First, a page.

DSR - Opposites Attract, in Small Doses

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DSR - Opposites Attract, in Small Doses

Post by ipsofacto144 on Sat 17 Dec 2011, 17:31

Hi all! I'm new here, but a big-time shipper of DSR, and I've come here with some reasons why I love DSR that are seemingly different than what most people love about the ship. I was told I had some interesting thoughts and that it'd be cool if I share them with fellow DSR shippers, so, here I am! Please bear with me, I haven't talked at such length about 'ships like this before (I have never really been apart of a 'ship community, out of fear of the opposing fanbases), so my thoughts may be a bit jumbled and gushy and long (I wrote more and more as I tried to better explain myself) but I think I can make my point clearly enough.
I apologize in advance if this is going to be a confusing waste of time to read; if there's anything I can hope to clarify, I will! blush Oh, and if anyone read the post by Allie on Semper Fi's Addicted page posted recently, that was me. blush Maybe these thoughts here can make more sense if you see how I feel about DSR from a big picture scale. Anyhow... So, here go my seemingly-endlessthoughts!


I'm sure a lot of DSR fans like to argue this ship is remarkable; one to be shipped because Doggett and Scully are so much alike and suit each other. It's very true, and that's the beauty of their relationship with each other; they've never had to fight each other's beliefs and opinions or work several years to reach an understanding of, as well as a bond with one another. They didn't have to dig through each other's souls to understand one another. There were disagreements at first but they built up a wonderful alliance with each other rather quickly, and remained solid even through the threats MSR and DRR posed; they at least remained friends, even though they were distanced. Together they were a balanced pair of agents, complementing each other well with their admirable character traits - they're a couple of outstanding people who are deeply caring, emotional but level-headed, and work through their personal struggles with their personal relationships and their work in the FBI.

However there's another wonderful, contrasting layer, there, to their relationship that for me increases their compatibility as friends - and more - quite nicely. This layer to their relationship is their own contrasting personal traits, thoughts and actions. Think of the MSR, and its [sad, but] undeniable status as the most accepted pairing in TXF. Why do people enjoy it so much? I believe most of the wild popularity stemmed from Mulder's and Scully's vast differences in character - the old "opposites attract" notion of what makes a good relationship. An interesting one, for the most part.

I've found through a lot of 'ships that I support and the opposing 'ships I see that "opposites attract" is rather overrated and sets up relationships for plenty of turmoil and even failure much of the time. Case in point the rocky MSR, though when the two finally did start interacting on a romantic level with one another, their years of bickering, incomprehension of each other, and their goals and beliefs had just become a gigantic block in their way. And then when it came to romance, it quickly suffered because of Mulder's painfully deep involvement in uncovering the FBI alien conspiracies and Scully's lacking of as much determination to expose them, separating them because of the choices they made, what they acted on, and who they were. They do end up together with a lasting relationship, but is this really healthy for them? For Scully it certainly isn't; she compromised her beliefs and even her own lifestyle (think of those family gatherings she ditched to be with Mulder on some goose chase....), lost so much just to be on the same track and level as Mulder, which later led to love. Doesn't feel like a good foundation. And DSR in contrast is so appealing because of the similarities of Doggett and Scully and all the suffering they didn't put each other through in order to get to know and start a bond with each other.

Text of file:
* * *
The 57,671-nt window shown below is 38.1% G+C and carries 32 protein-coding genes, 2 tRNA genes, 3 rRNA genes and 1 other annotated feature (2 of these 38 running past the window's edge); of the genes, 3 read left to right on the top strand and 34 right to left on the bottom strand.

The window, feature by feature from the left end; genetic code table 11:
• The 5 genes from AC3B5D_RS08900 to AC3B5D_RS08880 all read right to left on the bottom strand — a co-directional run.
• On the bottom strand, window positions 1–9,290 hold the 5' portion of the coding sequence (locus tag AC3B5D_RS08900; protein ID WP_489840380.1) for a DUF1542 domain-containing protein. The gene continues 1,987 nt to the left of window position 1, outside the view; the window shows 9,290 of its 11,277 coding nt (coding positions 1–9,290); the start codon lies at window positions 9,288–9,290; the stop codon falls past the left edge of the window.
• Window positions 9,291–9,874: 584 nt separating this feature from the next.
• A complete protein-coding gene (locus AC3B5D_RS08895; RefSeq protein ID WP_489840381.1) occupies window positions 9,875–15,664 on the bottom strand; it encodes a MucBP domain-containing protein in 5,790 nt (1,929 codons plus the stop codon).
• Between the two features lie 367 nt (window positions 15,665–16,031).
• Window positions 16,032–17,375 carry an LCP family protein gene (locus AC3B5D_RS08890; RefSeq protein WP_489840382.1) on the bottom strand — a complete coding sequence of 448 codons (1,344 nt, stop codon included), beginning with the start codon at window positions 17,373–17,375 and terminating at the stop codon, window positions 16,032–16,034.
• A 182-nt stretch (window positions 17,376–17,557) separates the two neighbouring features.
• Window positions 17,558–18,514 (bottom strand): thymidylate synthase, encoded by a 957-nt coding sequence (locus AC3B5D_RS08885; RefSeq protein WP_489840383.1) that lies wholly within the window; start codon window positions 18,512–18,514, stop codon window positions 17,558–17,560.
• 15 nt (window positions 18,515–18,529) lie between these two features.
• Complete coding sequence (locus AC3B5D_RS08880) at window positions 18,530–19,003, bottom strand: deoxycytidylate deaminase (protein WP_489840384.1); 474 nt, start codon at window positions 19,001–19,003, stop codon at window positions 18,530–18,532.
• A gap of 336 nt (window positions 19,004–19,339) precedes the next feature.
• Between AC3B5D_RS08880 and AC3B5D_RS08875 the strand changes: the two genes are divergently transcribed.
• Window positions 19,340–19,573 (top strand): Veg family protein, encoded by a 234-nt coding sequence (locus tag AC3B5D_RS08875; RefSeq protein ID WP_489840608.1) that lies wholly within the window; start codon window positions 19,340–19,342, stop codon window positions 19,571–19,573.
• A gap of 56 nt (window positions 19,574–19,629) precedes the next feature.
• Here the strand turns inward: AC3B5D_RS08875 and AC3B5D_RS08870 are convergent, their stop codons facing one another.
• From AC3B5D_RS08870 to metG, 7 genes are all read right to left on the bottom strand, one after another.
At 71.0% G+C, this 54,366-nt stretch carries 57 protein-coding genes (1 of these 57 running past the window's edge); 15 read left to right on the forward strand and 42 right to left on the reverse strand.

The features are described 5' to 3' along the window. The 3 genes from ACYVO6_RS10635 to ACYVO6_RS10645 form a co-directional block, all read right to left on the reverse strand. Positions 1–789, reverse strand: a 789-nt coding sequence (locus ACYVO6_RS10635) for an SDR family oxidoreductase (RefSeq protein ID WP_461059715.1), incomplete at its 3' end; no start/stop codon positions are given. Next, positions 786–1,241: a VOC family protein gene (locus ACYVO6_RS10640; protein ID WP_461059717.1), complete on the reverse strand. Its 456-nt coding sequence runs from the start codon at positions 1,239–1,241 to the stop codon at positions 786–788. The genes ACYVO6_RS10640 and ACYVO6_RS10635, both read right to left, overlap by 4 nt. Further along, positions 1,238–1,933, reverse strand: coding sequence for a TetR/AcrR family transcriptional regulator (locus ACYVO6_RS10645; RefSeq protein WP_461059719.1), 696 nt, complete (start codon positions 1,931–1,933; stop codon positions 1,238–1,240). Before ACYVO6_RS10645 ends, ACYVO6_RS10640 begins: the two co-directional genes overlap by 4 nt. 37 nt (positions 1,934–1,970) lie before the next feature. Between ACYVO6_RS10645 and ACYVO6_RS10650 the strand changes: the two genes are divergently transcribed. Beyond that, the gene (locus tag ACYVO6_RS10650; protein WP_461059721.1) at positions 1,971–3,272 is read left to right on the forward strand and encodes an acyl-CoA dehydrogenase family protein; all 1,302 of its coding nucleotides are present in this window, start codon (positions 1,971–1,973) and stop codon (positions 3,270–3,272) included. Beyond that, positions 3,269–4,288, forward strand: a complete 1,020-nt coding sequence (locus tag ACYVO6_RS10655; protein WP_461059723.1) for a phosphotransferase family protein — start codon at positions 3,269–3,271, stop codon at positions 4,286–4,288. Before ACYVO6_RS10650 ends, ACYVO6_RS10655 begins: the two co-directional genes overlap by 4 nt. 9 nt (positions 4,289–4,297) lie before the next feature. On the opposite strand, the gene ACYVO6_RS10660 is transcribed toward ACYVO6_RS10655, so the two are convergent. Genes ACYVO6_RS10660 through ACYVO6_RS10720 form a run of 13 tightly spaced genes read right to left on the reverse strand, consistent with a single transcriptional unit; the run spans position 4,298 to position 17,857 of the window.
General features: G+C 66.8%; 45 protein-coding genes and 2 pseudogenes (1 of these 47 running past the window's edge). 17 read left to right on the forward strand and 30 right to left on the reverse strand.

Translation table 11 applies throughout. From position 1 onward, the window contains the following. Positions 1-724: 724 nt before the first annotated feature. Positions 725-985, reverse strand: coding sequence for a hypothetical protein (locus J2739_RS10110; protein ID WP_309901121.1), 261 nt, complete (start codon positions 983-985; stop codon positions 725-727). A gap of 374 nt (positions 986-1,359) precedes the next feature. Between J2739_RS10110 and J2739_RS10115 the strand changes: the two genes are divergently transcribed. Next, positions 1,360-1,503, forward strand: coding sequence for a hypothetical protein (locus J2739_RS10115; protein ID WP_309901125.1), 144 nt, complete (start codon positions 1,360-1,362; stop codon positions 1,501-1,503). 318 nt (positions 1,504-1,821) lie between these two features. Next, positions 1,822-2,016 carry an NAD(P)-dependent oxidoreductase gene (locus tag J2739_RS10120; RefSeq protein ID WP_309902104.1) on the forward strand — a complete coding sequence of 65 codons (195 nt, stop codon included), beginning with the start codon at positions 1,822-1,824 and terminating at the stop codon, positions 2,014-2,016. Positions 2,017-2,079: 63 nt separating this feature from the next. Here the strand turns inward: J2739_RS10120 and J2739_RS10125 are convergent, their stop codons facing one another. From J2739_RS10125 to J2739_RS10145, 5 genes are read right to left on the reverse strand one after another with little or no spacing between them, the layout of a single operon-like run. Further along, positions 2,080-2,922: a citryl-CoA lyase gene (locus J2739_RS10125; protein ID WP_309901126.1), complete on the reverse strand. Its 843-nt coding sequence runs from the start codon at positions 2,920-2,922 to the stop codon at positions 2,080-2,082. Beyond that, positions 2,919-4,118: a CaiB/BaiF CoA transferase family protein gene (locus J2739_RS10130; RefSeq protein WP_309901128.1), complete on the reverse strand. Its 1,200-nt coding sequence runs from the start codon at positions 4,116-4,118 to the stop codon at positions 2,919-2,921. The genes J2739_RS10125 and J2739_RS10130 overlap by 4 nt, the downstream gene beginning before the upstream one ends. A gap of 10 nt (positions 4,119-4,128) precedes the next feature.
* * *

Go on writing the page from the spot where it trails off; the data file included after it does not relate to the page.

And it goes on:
But. Total sameness or numerable similarities between love-interest/'ship characters can dull things out or maybe lead to nothing at all. So in some cases, "opposites attract" in smaller doses can be quite nice; when it's subtler and creates more of a balance between characters as opposed to pitting them at opposite ends of a personality spectrum. Case in point, DSR. I don't believe it's discussed very much in a positive light (some of their differences have caused bickering and distanced the two at times), but those differences in character, personality and attitude between John Doggett and Dana Scully actually helped, in my personal opinion, to build their friendship [once again, also, possible romance] to a very solid, stable, and healthy level, just as much as their positive similarities did. The differences between the two posed albeit smaller roadblocks for them to overcome in their relationship, which I think helped them understand each other - and, done more easily, less painfully, and in a more natural way.

Here are some important things I've noted, which may be broad and expressed a bit confusingly due to my difficulty trying to explain all of this (like I said, lack of experience thoroughly discussing 'ships), but this is what I have come up with. Inevitably I've had to use MSR examples to show just how well the opposites in Doggett and Scully work in contrast to how it worked for Mulder and Scully. I'll try to back up what I'm saying as much as possible with episode references, but my memory's a bit poor and I have been watching this over a span of 5 months. I'm going back and rewatching season 8, and I'll update this post with any solid references I find, but if anyone has an example that supports or even questions what I'm saying, that'd be awesome to hear. I mainly just want to hear what other people think of this, because though these opposites in Doggett and Scully are profound for their relationship, in my opinion, they're subtler in comparison to their agreeable interactions with one another that makes their ship so stable and so loved by those who support it. I still love Doggett for Scully over Mulder because of Doggett's maturity and perpetual compassion for those around him, just as Scully is. Their similarities are the makings of a beautiful relationship [and possible romance], but just taking into mind these examples of disagreements or differences in character more than you would at face-value can add even more appreciation to DSR...